“It was a rushed morning.” “I had no time to have breakfast.” “I am fed up of eating the same thing for breakfast every morning.” Common grouses from most employees as they walk into office. But Anusha Pinto walks into her office in Mumbai on an empty stomach every day...deliberately, and without a complaint.
After clocking attendance, Pinto walks to the company cafeteria and then goes about deciding what to order for breakfast. Should she opt for dosa or should it be a brown bread sandwich? Sheera (a sweet dish made from semolina) sounds nice, but fresh fruits would be a healthier choice. And to wash it down, a glass of fresh fruit juice or one of the many Tetra pak juices?
“Food is not an issue for any of us working here,” says Pinto, who works at Directi, an information technology firm, in Mumbai. “Our cafeteria has great options for breakfast, lunch, tea and dinner and it is open from 9am to 11.30pm.”
Setting the bar high
Food is an important ingredient at work, with most people ending up taking at least two of their three big meals at the office nowadays. More and more organizations are waking up to the fact that a good cafeteria enhances employee productivity and are either dishing out a spread that can vie with five-star hotel fare or putting out choices that meet a nutritionist’s advice.
Kavita Ghatge, executive vice-president, human resources, South Asia, at Siemens Ltd’s Mumbai office, says, “We offer basic food but it is nutritious and healthy.” Instead of fancy meals, breakfast at the Siemens canteen might be upma, idli or medu vada, and lunch is the usual fare of rice, rotis, curry, vegetable, curd, and a non-vegetarian dish twice a week. But to ensure that employees don’t get bored with the dishes, the Siemens canteen often changes the menu and even has tailored menus for those observing fasts on key religious occasions through the year. So don’t be surprised if you find beaten rice upma or sago khichdi on the menu every once in a while.
At the Wipro Ltd cafeteria in Bangalore, there is a health menu, south Indian thali, south Indian mini meal, north Indian thali, north Indian mini meal, Chinese combos, Chinese mini meal, north and south Indian vegetarian and non-veg combos, a la carte items, a variety of sandwiches (white or brown bread), juices and shakes, a salad counter and sweets. Whew! The variety on this menu could give the local Shiv Sagars or Saravana Bhavans a run for their money.
What’s more, most of these spreads do not singe the employee’s pocket. They are usually subsidized by the company. Siemens, Mumbai, for instance, charges Rs20 per head per month for a breakfast and lunch package. SAP Labs, Bangalore, does not charge its employees for meals at the canteen. On an average, an employee at Wipro, Bangalore, spends Rs15 for breakfast, Rs30-40 a meal for lunch and dinner (this could vary if an employee opts for non-vegetarian food, in which case the cost could go up to Rs45). At the IT firm NCR Corporation India Pvt. Ltd, Mumbai, a full non-vegetarian meal costs Rs35 and a half-meal (excluding some items from the regular meal) Rs20, while a vegetarian meal costs Rs20. At HCL Infosystems Ltd, Noida, the basic thali starts at Rs10 and then, depending on the dishes an employee opts for, the cost could go up to as much as Rs30.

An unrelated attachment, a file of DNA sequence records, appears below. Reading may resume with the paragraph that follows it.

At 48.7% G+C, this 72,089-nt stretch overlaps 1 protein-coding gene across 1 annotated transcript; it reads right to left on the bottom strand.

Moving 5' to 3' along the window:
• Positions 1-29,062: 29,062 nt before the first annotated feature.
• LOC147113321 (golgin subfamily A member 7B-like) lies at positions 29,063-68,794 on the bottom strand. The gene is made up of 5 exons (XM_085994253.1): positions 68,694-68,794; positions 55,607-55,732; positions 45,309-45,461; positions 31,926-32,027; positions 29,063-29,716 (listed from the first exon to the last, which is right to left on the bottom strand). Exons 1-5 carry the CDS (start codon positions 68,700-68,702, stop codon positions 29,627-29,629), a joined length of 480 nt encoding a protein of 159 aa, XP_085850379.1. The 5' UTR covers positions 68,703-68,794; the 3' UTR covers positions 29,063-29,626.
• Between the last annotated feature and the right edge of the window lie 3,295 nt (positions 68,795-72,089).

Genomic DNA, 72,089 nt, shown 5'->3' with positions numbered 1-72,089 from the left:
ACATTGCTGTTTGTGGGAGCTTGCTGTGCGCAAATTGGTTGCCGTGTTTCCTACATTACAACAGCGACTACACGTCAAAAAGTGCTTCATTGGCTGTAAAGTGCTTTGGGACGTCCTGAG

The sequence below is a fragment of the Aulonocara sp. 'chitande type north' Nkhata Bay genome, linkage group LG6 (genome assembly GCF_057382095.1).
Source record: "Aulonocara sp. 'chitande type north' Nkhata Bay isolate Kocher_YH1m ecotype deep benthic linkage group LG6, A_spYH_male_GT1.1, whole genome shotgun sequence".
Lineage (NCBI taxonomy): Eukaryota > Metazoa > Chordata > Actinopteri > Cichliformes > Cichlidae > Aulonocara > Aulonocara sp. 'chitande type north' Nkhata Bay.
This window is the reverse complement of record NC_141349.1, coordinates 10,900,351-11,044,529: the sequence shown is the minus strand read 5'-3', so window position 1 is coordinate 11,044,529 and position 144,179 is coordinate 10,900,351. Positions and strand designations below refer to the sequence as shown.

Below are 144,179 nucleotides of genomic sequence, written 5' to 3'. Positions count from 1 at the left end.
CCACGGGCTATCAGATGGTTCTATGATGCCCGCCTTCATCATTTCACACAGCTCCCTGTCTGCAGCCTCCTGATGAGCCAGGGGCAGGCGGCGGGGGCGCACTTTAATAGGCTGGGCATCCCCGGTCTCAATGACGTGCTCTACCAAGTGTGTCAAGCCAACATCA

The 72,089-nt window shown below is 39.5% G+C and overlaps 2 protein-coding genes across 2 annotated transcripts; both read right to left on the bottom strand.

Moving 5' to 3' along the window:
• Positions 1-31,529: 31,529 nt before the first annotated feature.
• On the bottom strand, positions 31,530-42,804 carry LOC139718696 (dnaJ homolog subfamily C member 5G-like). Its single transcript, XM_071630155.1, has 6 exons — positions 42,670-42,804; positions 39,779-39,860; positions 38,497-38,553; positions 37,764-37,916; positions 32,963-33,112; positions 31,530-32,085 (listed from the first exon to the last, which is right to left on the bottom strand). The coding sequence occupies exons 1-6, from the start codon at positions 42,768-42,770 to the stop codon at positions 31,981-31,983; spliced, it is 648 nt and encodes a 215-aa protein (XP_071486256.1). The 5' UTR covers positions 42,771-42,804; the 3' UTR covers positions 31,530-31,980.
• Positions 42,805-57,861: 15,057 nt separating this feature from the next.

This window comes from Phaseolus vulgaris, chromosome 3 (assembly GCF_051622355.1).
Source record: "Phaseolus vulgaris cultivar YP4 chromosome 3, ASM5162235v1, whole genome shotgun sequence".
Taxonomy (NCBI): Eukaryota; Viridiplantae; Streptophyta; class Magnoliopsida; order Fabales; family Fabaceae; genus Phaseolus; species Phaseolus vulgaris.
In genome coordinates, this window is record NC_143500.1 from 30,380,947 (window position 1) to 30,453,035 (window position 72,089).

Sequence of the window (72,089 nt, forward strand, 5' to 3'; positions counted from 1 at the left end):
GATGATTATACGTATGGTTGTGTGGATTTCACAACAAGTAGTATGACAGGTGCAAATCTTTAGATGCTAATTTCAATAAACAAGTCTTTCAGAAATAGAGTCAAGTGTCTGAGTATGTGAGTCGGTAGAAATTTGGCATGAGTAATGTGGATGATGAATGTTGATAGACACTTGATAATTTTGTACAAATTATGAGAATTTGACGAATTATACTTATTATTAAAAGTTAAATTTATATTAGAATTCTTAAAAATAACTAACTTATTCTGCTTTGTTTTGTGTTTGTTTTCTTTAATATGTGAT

The feel good factor
Rayanne Alvares, an employee at the Siemens office in Mumbai, is usually at her desk by 8.30am. “I realize the importance of a good cafeteria now. In my previous job, there was no cafeteria in the office and I had to not only make arrangements for breakfast but also get packed lunch. There was no way I could have started early at work there,” says Alvares.
Many organizations believe that the employees’ “feel good factor” goes a long way in enhancing employee productivity. And having a good canteen on office premises is one way to do that. “We believe food and eating habits play a major role in ensuring employee productivity,” says Vivek Punekar, vice-president, human resources, HCL Infosystems, Noida, and that is why the company pays special attention to its canteens and cafeterias.